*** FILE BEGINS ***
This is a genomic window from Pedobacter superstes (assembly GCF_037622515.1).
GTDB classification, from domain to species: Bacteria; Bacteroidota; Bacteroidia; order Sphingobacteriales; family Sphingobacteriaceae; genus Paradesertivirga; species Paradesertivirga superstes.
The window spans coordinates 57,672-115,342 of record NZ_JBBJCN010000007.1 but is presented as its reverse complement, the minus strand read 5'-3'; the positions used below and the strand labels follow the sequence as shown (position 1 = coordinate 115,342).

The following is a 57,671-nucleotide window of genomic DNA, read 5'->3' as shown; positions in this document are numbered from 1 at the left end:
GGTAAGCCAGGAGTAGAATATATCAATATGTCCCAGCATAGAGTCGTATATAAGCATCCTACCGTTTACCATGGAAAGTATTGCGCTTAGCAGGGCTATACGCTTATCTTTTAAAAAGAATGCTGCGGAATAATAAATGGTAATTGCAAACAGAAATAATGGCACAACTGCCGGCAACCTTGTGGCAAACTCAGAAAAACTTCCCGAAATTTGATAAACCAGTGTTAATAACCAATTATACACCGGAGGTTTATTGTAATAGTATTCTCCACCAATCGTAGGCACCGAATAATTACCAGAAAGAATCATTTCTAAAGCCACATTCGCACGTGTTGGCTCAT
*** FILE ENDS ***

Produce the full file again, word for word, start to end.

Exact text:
This is a genomic window from Pedobacter superstes (assembly GCF_037622515.1).
GTDB classification, from domain to species: Bacteria; Bacteroidota; Bacteroidia; order Sphingobacteriales; family Sphingobacteriaceae; genus Paradesertivirga; species Paradesertivirga superstes.
The window spans coordinates 57,672-115,342 of record NZ_JBBJCN010000007.1 but is presented as its reverse complement, the minus strand read 5'-3'; the positions used below and the strand labels follow the sequence as shown (position 1 = coordinate 115,342).

The following is a 57,671-nucleotide window of genomic DNA, read 5'->3' as shown; positions in this document are numbered from 1 at the left end:
GGTAAGCCAGGAGTAGAATATATCAATATGTCCCAGCATAGAGTCGTATATAAGCATCCTACCGTTTACCATGGAAAGTATTGCGCTTAGCAGGGCTATACGCTTATCTTTTAAAAAGAATGCTGCGGAATAATAAATGGTAATTGCAAACAGAAATAATGGCACAACTGCCGGCAACCTTGTGGCAAACTCAGAAAAACTTCCCGAAATTTGATAAACCAGTGTTAATAACCAATTATACACCGGAGGTTTATTGTAATAGTATTCTCCACCAATCGTAGGCACCGAATAATTACCAGAAAGAATCATTTCTAAAGCCACATTCGCACGTGTTGGCTCAT